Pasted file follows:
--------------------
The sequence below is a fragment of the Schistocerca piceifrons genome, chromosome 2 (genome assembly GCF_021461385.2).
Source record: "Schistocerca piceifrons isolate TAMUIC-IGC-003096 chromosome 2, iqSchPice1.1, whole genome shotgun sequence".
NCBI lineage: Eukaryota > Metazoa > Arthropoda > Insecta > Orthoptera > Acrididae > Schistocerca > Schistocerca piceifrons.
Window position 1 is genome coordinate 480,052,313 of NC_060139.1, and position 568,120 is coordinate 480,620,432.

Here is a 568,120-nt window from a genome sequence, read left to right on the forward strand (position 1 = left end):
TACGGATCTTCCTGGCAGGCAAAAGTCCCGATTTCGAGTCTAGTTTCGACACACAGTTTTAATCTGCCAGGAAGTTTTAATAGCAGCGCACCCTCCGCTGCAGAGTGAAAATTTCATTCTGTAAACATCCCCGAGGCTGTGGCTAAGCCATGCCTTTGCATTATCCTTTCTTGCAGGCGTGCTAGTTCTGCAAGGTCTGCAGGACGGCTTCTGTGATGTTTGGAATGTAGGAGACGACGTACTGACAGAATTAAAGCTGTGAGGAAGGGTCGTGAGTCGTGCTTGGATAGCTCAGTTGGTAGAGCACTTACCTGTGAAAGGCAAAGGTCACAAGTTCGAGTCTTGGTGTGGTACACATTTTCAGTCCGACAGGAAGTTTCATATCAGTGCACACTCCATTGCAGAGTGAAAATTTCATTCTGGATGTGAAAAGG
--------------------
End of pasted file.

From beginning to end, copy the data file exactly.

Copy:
The sequence below is a fragment of the Schistocerca piceifrons genome, chromosome 2 (genome assembly GCF_021461385.2).
Source record: "Schistocerca piceifrons isolate TAMUIC-IGC-003096 chromosome 2, iqSchPice1.1, whole genome shotgun sequence".
NCBI lineage: Eukaryota > Metazoa > Arthropoda > Insecta > Orthoptera > Acrididae > Schistocerca > Schistocerca piceifrons.
Window position 1 is genome coordinate 480,052,313 of NC_060139.1, and position 568,120 is coordinate 480,620,432.

Here is a 568,120-nt window from a genome sequence, read left to right on the forward strand (position 1 = left end):
TACGGATCTTCCTGGCAGGCAAAAGTCCCGATTTCGAGTCTAGTTTCGACACACAGTTTTAATCTGCCAGGAAGTTTTAATAGCAGCGCACCCTCCGCTGCAGAGTGAAAATTTCATTCTGTAAACATCCCCGAGGCTGTGGCTAAGCCATGCCTTTGCATTATCCTTTCTTGCAGGCGTGCTAGTTCTGCAAGGTCTGCAGGACGGCTTCTGTGATGTTTGGAATGTAGGAGACGACGTACTGACAGAATTAAAGCTGTGAGGAAGGGTCGTGAGTCGTGCTTGGATAGCTCAGTTGGTAGAGCACTTACCTGTGAAAGGCAAAGGTCACAAGTTCGAGTCTTGGTGTGGTACACATTTTCAGTCCGACAGGAAGTTTCATATCAGTGCACACTCCATTGCAGAGTGAAAATTTCATTCTGGATGTGAAAAGG